I am looking for one of the elders in this painting on the right so I can show it to them ad see if I can get permission to sell this with their likeness in it. Nobody discusses things like modeling licenses in high school art class. Live and learn. Hopefully I can find them so I can do the right thing.

Images and content on this blog are the intellectual property of  Dawna Morton.
ALL RIGHTS RESERVED. Do not copy.
Dawna’s Buy               my art Gallery of Greeting Cards, Matted Prints, and T-shirts at RedBubble Buy               art

Dawna’s Fine Art Prints at imagekind.com

Dawna’s Zazzle Gallery of items featuring her Art and Photography

Dawna’s art on FineArtAmerica

Dawna’s art on Amazon

Visit Dawna’s fan page and become a fan on facebook!

see Dawna’s art & photography with the poetry of Glennis Roper
http://PoemsProseAndArtistry.imagekind.com/
http://www.zazzle.com/poemsproseartistry*
http://www.redbubble.com/people/poemsproseart

Buy my t-shirts

You can also find Dawna on flickr

 

In association with Zazzle.com

Last night I went to a really great women’s meeting at my church. It was to celebrate the birthday of Relief Society which was organized in 1842.

One of the activities was to paint a 5×5 canvas. The teacher had prepared a demonstration on how to paint a lemon with “When Life Gives You Lemons, Make Lemonade”on it. Some of us decided to paint something else. Since one of the ladies asked me how to paint an apple, I decided I would paint one too and try to talk her through it. I don’t think I do a good job of explaining and painting at the same time because she gave up and went to a different activity.

Anyway I think It turned out pretty well so I thought I’d post it here. The canvas was already primed, so I started out with a coat of purple paint. Purple is one of my favorite colors, and I also thought it would complement the apple’s red color nicely. Next I added a red apple shape and began adding the highlights and shadows. It needed to dry for awhile before I could go any further with the apple so I laid in the green foreground–being careful to let some of the purple underpainting show through.

Next I added the white apple blossoms and put in a little light yellow highlights and some purple shadows.Adding the branch and apple stem next. It was to wet to do any fine tuning on the blossoms, So I went back to work on the apple deepening the shadows and brightening some of the highlights. Adding the shadows beneath the apple and blossoms was next, using a mixture of purple and a touch of black. Normally I would just use a bluer shade of purple but I did not have a dark enough blue available for that. Then It was time to dry brush the final highlights and shadows on the apple and retouch the blossoms. The background needed a bit more life and brightened up a bit. Adding a light behind the apple and fading it out really made the apple “pop.” At first I put too much yellow in it, so I lifted it out with a damp napkin and reapplied a lighter shade, and then dabbed it again to create a slightly mottled effect. Before signing it I added a few touches of red around the edges and softened it with the napkin as well.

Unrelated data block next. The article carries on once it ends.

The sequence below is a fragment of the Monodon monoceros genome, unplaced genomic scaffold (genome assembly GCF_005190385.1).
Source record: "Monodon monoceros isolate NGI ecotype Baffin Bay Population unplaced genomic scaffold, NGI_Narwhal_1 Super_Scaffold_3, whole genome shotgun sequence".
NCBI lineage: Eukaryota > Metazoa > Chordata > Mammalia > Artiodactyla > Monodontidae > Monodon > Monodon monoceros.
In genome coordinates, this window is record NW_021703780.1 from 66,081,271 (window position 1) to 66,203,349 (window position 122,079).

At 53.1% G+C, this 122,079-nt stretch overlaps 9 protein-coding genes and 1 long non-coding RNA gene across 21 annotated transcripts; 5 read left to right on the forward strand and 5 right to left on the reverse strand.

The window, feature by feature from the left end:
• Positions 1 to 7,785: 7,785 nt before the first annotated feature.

I did get frustrated with it at times because acrylic is not a medium I use frequently and I also did not have my good brushes with me. working with larger brushes is a good learning experience though. It is a good idea to try new things an push outside of our comfort zones. You might just like the results ( when frustrated I find it helpful to get up and walk around the room and come back to it a few minutes later with fresh eyes.) I think I’ll try this exercise again . It’s fairly inexpensive since canvases this size can be found in the dollar section at Michael’s 🙂

Images and content on this blog are the intellectual property of  Dawna Morton.
ALL RIGHTS RESERVED. Do not copy.
Dawna’s Buy               my art Gallery of Greeting Cards, Matted Prints, and T-shirts at RedBubble Buy               art

Dawna’s Fine Art Prints at imagekind.com

Dawna’s Zazzle Gallery of items featuring her Art and Photography

Dawna’s art on FineArtAmerica

Dawna’s art on Amazon

Visit Dawna’s fan page and become a fan on facebook!

see Dawna’s art & photography with the poetry of Glennis Roper
http://PoemsProseAndArtistry.imagekind.com/
http://www.zazzle.com/poemsproseartistry*
http://www.redbubble.com/people/poemsproseart

Buy my t-shirts

 

You can also find Dawna on flickr